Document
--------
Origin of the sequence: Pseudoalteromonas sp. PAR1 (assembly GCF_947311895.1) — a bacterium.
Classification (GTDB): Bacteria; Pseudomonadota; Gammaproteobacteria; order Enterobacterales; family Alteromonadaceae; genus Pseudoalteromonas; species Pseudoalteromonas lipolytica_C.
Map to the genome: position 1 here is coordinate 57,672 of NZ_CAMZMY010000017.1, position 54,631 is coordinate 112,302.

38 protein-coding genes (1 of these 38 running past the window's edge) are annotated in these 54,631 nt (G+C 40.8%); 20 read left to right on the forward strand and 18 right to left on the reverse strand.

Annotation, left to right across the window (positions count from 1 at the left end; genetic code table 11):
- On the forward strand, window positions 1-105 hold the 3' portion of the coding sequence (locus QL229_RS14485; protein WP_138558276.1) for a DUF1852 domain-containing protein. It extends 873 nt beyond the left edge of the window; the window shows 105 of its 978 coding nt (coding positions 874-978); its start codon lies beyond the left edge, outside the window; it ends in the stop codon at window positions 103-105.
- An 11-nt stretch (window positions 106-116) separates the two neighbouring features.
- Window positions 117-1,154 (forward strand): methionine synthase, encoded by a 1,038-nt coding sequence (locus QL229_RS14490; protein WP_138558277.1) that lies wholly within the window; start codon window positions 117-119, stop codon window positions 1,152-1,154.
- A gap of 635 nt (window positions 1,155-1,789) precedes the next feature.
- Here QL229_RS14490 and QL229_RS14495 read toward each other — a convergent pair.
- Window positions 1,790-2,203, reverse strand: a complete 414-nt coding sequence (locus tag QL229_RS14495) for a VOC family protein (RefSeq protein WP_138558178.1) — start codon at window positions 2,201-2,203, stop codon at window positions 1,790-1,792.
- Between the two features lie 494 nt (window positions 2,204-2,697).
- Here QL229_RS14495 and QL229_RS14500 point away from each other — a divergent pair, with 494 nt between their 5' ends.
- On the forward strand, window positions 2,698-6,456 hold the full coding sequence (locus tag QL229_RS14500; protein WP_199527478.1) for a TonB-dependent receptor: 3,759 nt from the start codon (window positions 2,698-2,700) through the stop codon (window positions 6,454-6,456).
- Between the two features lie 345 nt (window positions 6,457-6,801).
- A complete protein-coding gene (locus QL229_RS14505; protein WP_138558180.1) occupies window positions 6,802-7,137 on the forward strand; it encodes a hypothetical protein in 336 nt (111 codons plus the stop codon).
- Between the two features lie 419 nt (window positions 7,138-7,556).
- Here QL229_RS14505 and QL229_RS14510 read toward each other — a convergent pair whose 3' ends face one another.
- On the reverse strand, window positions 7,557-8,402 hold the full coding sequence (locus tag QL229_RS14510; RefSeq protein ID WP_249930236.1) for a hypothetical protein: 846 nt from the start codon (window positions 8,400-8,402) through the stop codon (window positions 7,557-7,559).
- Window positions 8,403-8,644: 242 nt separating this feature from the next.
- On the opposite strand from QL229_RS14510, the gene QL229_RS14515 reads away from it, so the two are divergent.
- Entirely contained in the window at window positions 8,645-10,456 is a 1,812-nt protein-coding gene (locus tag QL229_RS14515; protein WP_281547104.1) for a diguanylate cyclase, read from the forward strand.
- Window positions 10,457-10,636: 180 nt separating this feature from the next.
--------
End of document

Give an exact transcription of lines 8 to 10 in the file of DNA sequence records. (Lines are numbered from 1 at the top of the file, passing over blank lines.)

- Window positions 117-1,154 (forward strand): methionine synthase, encoded by a 1,038-nt coding sequence (locus QL229_RS14490; protein WP_138558277.1) that lies wholly within the window; start codon window positions 117-119, stop codon window positions 1,152-1,154.
- A gap of 635 nt (window positions 1,155-1,789) precedes the next feature.
- Here QL229_RS14490 and QL229_RS14495 read toward each other — a convergent pair.